Previous Challenge Entry (Level 2 – Intermediate)
Topic: Shrewdness (03/07/05)
TITLE: No More Than A Donkey
By Kristy Cox
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He was asked by an ancient king to come and curse a certain group of people. The king sent two separate entourages to this fortuneteller, with large sums of money, to entreat him to work his magic. The first time, the man said no because the Lord had told him not to curse this people.
The second time the man agreed and said he could speak only what the Lord put in his mouth. He set off on his donkey, the preferred mode of travel, in order to please the king. God devised a plan to get the manís attention. He scared that donkey so bad it started to wander off into a field. The man beat the donkey until she was under his submission.
Again, the donkey became so scared she crushed the manís foot against a stone wall. Again, the man beat the donkey.
The third time, the donkey simply laid down. The man got off and began beating this poor creature that had made a fool of him not once, but three times!
There before his very eyes, the donkey opened her mouth and spoke. At that moment, the manís eyes were opened and he saw the angel of the Lord who stood in their path with a sword. This perspicacious donkey saved the manís life!
God said he saw perverse things in the manís heart and reminded him yet again to speak only Godís words. Trembling in fear, face down on the ground, the man promised obedience.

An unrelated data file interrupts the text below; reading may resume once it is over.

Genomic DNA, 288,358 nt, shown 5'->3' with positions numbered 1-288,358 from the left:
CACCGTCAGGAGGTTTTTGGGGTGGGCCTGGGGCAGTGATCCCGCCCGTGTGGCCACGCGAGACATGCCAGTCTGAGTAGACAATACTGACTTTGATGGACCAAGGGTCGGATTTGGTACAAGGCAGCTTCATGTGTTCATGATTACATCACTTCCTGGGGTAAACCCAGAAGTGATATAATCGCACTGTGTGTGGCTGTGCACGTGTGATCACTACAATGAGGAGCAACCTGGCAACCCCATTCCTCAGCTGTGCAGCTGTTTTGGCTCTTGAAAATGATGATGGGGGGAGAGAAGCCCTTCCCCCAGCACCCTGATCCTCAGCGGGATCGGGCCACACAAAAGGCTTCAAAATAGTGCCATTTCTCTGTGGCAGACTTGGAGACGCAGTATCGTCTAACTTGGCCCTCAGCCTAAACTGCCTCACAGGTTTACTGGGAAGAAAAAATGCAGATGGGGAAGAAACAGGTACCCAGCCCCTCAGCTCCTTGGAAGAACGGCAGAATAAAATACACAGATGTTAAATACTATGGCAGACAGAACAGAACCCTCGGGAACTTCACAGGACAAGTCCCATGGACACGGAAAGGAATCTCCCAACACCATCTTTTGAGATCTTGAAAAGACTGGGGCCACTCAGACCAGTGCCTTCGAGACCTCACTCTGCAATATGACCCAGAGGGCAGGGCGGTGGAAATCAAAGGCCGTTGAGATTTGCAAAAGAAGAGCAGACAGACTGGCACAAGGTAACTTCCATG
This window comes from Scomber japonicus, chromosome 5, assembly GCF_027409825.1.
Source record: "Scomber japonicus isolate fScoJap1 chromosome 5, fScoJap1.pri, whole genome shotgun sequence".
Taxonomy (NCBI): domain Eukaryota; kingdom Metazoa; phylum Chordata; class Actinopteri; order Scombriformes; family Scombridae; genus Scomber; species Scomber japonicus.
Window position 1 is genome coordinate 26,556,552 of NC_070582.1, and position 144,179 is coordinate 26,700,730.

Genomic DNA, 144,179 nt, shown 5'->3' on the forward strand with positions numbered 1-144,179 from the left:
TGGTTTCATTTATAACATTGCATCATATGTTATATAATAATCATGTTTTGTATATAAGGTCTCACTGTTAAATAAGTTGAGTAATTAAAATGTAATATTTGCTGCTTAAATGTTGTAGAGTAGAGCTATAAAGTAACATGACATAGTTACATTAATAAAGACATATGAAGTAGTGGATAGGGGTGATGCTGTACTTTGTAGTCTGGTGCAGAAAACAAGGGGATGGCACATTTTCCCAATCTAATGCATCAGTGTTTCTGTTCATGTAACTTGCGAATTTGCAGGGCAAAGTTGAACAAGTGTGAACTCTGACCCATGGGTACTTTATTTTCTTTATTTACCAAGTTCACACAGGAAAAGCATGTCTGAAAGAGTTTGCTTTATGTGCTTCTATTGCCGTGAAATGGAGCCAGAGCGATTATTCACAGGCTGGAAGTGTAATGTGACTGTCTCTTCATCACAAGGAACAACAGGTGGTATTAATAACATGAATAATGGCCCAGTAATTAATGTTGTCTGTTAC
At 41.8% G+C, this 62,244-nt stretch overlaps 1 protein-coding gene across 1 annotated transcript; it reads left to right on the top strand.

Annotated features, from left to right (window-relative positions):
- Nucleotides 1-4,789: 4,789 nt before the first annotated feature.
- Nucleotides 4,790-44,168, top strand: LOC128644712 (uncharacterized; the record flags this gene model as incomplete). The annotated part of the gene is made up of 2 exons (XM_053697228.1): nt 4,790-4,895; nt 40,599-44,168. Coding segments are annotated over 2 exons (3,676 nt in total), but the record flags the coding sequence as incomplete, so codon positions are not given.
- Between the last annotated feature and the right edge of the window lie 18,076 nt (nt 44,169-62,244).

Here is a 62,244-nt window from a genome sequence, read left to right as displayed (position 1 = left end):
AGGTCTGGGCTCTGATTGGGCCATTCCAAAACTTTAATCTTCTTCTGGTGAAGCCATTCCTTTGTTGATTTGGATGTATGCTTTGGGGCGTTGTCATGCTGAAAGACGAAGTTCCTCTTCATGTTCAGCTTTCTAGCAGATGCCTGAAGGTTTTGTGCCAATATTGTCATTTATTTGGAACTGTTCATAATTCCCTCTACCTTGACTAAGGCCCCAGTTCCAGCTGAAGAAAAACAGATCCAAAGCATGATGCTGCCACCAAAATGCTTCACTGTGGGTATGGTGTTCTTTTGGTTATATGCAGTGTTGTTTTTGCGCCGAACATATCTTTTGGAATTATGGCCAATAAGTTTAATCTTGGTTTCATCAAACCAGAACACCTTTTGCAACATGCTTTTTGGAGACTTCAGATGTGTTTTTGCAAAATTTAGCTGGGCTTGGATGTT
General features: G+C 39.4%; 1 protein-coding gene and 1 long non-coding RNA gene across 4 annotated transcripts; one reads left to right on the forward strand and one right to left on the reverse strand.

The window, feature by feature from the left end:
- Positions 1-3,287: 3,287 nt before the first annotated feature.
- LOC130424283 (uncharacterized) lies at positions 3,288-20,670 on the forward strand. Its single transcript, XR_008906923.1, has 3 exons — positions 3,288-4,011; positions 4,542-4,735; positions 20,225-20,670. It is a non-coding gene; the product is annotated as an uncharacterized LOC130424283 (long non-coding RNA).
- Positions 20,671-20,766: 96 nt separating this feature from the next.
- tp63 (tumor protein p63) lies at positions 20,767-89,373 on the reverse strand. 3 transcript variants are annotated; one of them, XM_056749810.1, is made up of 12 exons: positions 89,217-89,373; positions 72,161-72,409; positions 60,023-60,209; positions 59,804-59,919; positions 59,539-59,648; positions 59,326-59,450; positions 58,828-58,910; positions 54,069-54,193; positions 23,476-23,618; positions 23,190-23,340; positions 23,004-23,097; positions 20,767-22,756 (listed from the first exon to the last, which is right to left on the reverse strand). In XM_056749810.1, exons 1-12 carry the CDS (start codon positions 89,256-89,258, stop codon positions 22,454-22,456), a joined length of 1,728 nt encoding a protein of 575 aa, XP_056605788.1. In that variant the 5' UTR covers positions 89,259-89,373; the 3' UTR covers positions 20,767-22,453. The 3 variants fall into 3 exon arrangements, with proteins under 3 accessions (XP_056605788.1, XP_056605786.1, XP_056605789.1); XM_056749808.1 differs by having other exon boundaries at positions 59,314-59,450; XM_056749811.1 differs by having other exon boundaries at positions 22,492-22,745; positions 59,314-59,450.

And obedience is exactly what God received from the man, for the time being. There were no curses; however, there is a twist to the story Ö the man found a way to corrupt the special group of people Ö he told the women of the threatened city to seduce the men of the blessed group, thereby tainting them.
The man ends up dying by the sword in a war waged to wreak vengeance on the ancient king and his kingdom for defiling the special group.
Yes, you guessed it, the man is Balaam. The land far away is real and the story itself is found in the book of Numbers. But Ö why did the Lord go to all this trouble to stop a man who had clearly said he would not curse the people?
God saw his heart. God knew the choices Balaam would make because he could not understand; he could not see; he could not hear. Balaamís heart was not after Godís heart.
Decision, decisions, decisions!
Will I wear the blue dress or the red one with flowers? Will I turn off the television when the Lordís name is taken in vain, or will I chalk it up to societal corruption and keep watching? Will I take the time to teach my children the right way to handle situations at school, or do I just hope they muddle through on their own? Will I speak when the Spirit says speak, or do I suddenly become mute when spiritual matters are breached?
From the smallest decisions to the largest ones Ö choices abound each and every day. The choices we make determine the lives we live. Our choices stem from our hearts. What is in our hearts is determined by what we, in our astute wisdom, decide to place there.
ďYou will be ever hearing but never understanding; you will be ever seeing but never perceiving. For this peopleís heart has become calloused; they hardly hear with their ears, and they have closed their eyes. Otherwise they might see with their eyes, hear with their ears, understand with their hearts and turn, and I would heal them.Ē (Matthew 13: 14-15 NIV)
Have we yet come to the point where we can see and hear and understand Ö or are our hearts calloused? Can we discern right from wrong and then act on the right choice Ö the one which pleases God? Have we developed a shrewd attitude toward sin?
Iíd rather be no more than a donkey with insight, than a person with a calloused heart.
Easy decision to make.
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